Amendments to Illinois livestock law seek to curb irresponsible growth of factory farms

Online Staff Report

SPRINGFIELD, Ill. — A coalition of community advocates and environmental groups have proposed a bill in the Illinois legislature — House Bill 5637 — to amend the Illinois Livestock Management Facilities Act (LMFA), a controversial pro-agribusiness law criticized as leaving the floodgates open for irresponsible factory farm development in Illinois since the late 1990s.

In response to a citizens’ petition, Illinois has been targeted by the U.S. Environmental Protection Agency as having an inadequate system for regulating factory farm pollution. The state has thousands of confinement operations — more than a hundred of which have had environmental violations — that force surrounding neighbors to live with polluted water, nauseating odors and reduced property values.

The Illinois Citizens for Clean Air & Water, Prairie Rivers Network, Socially Responsible Agricultural Project and Illinois Environmental Council are among the coalition of groups pushing for passage of the bill sponsored by state Reps. Naomi Jakobsson, D-Champaign, Laura Fine, D-Glenview, and Kelly M. Cassidy, D-Chicago.

Fundamental changes to the Illinois Livestock Law are necessary and long overdue,” said Danielle Diamond, attorney for the Illinois Citizens for Clean Air & Water and executive director of the Socially Responsible Agricultural Project. “The environment and the quality of life and health of hundreds of family farmers and rural residents from across the state have been sacrificed by an unfit law favoring polluting factory farms and agribusiness interests for too long.”

The LMFA was designed with all decision-making authority for siting new factory farms resting with the Illinois Department of Agriculture (IDOA), a state agency that promotes agribusiness. A search of state records shows IDOA has never denied a construction permit for a factory farm in Illinois, despite opposition from many neighbors and communities over the course of almost two decades.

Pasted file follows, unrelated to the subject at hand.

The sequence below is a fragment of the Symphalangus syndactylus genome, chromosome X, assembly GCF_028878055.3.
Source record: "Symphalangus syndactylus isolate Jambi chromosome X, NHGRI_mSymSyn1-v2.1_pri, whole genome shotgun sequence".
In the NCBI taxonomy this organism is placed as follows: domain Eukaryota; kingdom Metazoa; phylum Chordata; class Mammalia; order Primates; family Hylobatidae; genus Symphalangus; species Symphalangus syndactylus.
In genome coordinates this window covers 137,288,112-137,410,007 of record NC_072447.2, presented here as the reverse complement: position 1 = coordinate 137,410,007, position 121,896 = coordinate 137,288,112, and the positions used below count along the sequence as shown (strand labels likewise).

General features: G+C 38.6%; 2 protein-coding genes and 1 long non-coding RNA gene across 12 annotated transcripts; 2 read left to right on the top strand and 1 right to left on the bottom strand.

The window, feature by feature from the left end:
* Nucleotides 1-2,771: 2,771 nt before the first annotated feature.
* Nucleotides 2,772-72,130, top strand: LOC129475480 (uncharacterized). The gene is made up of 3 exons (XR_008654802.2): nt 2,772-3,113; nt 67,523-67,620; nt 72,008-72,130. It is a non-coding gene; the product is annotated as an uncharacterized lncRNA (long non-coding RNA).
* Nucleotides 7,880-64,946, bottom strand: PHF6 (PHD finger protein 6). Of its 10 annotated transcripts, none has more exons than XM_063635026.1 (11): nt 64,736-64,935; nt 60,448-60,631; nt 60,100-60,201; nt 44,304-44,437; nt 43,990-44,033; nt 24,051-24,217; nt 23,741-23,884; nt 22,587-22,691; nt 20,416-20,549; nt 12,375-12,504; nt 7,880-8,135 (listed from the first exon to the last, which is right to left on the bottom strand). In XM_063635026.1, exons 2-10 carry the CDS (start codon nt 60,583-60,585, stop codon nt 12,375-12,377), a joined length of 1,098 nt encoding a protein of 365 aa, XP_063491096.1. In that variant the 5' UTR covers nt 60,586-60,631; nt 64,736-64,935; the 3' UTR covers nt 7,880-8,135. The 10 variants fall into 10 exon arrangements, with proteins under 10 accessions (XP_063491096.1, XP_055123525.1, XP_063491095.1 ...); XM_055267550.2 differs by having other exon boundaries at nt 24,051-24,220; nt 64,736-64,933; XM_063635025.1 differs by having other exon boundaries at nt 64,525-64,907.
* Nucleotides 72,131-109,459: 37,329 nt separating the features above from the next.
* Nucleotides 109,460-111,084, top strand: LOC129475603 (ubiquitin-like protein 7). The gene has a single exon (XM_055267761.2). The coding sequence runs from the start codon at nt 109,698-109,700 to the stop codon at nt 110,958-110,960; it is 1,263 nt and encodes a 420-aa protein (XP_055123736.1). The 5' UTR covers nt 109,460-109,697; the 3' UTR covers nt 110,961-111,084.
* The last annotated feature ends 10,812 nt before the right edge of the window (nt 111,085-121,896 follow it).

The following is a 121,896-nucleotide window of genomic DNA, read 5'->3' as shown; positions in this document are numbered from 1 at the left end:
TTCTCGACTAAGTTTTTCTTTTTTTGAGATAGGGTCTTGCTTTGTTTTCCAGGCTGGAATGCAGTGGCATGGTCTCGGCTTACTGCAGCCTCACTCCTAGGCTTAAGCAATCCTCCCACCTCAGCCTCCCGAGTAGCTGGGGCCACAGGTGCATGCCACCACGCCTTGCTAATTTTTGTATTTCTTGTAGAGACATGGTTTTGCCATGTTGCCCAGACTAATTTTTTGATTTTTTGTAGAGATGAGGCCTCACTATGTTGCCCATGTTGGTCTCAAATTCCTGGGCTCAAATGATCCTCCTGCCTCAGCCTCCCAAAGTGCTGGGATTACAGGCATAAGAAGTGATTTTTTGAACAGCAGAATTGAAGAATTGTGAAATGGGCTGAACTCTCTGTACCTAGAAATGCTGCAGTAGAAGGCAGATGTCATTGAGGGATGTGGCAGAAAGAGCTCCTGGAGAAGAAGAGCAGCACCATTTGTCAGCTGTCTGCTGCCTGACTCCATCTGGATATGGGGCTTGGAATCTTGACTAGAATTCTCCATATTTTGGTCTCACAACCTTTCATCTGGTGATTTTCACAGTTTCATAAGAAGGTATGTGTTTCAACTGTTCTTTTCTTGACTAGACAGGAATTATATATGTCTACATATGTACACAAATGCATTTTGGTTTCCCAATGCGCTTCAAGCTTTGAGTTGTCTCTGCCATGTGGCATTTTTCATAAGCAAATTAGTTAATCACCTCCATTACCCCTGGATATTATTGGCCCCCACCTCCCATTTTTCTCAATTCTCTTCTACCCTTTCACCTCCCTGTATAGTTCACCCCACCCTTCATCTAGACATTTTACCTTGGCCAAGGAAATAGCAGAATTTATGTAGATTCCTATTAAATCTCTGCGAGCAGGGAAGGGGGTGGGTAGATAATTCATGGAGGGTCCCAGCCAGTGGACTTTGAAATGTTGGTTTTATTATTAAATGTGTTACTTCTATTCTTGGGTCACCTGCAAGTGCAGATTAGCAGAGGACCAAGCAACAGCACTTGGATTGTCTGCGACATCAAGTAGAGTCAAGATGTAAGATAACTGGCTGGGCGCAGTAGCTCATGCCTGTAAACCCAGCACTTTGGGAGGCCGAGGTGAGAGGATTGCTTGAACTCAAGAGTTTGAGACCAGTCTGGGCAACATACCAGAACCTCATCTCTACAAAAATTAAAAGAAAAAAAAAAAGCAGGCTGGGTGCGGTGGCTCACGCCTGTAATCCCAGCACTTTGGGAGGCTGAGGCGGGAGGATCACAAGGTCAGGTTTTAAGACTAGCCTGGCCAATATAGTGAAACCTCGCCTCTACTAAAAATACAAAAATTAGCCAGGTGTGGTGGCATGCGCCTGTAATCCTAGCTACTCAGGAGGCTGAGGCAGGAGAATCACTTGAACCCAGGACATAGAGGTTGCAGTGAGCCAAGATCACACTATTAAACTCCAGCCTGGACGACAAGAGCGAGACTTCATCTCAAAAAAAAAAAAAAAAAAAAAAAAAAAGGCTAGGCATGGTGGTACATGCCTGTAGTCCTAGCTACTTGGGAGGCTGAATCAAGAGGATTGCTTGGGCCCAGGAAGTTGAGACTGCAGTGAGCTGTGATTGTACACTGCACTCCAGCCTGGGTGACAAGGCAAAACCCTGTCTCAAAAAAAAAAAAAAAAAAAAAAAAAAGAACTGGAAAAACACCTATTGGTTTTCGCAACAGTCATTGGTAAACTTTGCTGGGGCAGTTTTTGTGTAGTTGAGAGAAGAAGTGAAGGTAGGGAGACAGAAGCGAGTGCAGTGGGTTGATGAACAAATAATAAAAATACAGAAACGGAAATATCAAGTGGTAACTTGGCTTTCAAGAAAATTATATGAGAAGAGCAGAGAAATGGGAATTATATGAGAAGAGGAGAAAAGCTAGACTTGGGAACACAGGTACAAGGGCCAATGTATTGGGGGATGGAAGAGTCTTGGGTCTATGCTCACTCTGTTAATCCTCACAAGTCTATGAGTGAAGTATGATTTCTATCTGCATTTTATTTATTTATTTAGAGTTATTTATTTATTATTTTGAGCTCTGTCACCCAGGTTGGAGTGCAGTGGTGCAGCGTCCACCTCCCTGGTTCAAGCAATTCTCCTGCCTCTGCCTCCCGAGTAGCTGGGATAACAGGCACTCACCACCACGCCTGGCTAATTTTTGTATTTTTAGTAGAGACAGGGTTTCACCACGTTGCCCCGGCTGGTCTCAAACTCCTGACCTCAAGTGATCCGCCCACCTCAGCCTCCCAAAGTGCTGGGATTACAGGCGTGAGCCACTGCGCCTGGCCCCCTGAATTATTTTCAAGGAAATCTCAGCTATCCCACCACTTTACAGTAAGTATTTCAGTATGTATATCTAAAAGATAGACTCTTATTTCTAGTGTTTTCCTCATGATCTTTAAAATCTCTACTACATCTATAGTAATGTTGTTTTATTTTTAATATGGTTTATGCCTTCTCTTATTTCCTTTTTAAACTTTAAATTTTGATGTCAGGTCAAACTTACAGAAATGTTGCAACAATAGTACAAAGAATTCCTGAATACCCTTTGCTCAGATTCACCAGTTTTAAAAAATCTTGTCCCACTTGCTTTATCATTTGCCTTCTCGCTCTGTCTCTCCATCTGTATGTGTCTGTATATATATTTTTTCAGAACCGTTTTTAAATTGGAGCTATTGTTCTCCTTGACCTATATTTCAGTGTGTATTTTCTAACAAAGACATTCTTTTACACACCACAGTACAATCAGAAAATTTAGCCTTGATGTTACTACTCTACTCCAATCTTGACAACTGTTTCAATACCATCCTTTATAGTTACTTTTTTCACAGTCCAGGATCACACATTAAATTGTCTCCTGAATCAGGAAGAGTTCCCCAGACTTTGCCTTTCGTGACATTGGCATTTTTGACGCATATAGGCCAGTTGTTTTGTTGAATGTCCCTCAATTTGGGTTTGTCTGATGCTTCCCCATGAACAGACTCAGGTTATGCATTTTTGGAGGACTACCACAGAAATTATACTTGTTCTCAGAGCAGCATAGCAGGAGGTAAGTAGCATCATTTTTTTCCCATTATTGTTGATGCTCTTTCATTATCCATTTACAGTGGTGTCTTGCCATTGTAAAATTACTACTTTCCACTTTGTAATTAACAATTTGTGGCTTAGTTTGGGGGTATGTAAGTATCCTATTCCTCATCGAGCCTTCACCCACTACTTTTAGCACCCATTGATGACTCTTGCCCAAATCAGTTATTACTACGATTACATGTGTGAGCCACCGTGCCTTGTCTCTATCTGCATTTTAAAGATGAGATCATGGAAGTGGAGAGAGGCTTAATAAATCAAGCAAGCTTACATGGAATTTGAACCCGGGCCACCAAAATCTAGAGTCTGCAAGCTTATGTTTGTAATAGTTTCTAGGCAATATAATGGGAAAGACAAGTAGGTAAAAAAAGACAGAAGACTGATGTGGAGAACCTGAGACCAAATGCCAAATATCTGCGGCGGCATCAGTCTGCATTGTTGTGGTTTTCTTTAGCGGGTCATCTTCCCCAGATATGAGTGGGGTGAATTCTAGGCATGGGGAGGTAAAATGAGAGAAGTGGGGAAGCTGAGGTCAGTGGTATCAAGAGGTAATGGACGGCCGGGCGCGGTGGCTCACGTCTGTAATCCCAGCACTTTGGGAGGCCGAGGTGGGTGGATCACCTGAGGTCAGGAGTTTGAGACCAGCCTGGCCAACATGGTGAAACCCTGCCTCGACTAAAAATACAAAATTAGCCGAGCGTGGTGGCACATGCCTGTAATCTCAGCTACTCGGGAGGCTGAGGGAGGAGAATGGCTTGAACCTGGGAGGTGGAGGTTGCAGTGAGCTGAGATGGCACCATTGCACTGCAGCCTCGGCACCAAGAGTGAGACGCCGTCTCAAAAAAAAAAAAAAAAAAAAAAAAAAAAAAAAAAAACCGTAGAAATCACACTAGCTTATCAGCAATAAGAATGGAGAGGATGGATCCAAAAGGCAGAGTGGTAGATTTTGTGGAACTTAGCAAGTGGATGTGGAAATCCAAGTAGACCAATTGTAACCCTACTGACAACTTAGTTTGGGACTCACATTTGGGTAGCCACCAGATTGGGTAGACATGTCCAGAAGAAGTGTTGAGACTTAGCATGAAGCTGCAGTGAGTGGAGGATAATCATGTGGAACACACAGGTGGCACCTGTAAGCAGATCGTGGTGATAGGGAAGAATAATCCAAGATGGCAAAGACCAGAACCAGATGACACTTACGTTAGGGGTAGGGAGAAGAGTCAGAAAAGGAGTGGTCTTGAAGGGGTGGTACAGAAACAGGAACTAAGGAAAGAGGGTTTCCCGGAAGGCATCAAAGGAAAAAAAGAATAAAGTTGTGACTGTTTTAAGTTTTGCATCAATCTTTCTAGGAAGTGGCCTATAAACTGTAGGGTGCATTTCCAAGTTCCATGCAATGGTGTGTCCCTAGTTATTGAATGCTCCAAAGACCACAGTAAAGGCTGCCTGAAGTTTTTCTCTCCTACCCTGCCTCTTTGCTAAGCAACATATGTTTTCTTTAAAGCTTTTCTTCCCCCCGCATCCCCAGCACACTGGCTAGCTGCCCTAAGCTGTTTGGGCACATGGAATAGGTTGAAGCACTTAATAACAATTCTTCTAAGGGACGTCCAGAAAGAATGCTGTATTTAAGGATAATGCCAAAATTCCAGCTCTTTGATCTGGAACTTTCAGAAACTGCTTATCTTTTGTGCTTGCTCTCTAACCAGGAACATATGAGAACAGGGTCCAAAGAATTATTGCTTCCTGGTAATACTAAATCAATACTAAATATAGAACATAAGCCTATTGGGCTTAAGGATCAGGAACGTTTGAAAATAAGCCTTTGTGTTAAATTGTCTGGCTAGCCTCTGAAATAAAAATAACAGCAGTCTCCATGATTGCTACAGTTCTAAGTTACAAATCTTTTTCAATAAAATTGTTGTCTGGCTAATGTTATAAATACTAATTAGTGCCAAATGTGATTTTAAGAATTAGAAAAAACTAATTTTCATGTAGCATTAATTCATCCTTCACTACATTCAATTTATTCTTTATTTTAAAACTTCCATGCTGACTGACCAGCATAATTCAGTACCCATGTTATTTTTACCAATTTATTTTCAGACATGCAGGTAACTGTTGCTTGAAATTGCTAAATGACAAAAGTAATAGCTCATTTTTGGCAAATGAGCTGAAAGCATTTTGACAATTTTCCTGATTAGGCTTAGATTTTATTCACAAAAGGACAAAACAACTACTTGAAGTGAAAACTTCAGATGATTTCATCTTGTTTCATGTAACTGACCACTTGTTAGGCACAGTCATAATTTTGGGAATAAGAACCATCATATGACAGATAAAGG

House Bill 5637 would change the LMFA so county boards have the authority to refuse new factory farm proposals and neighboring residents have the right to call for public hearings on new applications. Local citizens would also have the right to challenge IDOA siting decisions if a factory farm proposal does not meet the requirements of the law. The bill would also increase siting setbacks from towns, neighboring residences and waterways since factory farm pollution rarely remains within the confines of the property on which these facilities are located.

The current law has given government agencies and big corporations all the power and local communities no rights at all,” said Ramona Cook, a McDonough County resident whose Illinois family farming roots go back to the 1830s. “We’re faced with serious health threats, declining property values, damage to our businesses and the lost use of our own land. The new law will give a voice back to the local communities and property owners to determine their own futures, and that’s exactly where it should be.”

On average, livestock produce three times as much waste as humans. A single factory farm confining thousands of animals generates as much waste as a small city. The health and lifestyle effects of the endless output of animal waste on surrounding properties, populations and communities can be dangerous and debilitating.

Since the D & B hog factory started operating in November last year, I literally have to check the air direction every morning before going outside,” said Adams County organic hobby farmer Kevin Tushaus. “Without a doubt, the cloud of foul odors coming out of that place has caused headaches, nausea, gagging, spontaneous vomiting and shortness of breath — not to mention depression that comes with living in a constant state of anxiety. When the wind is out of the north or north-northwest, my day is done before it starts.”

The proposed amendments to the LMFA will require more businesses and individuals proposing the siting of a factory farm to submit a waste management plan as part of the permitting process, as well as impose more stringent requirements to prevent water pollution.

Fish kills are frequently caused by failures of land application equipment that release thousands of gallons of livestock waste into nearby waterways,” said Stacy James of Prairie Rivers Network. “House Bill 5637 would prohibit equipment from being left unattended and would require factory farms to develop a spill control and prevention plan.”

To view a copy of H.B. 5637, click here.

Posted March 27, 2014

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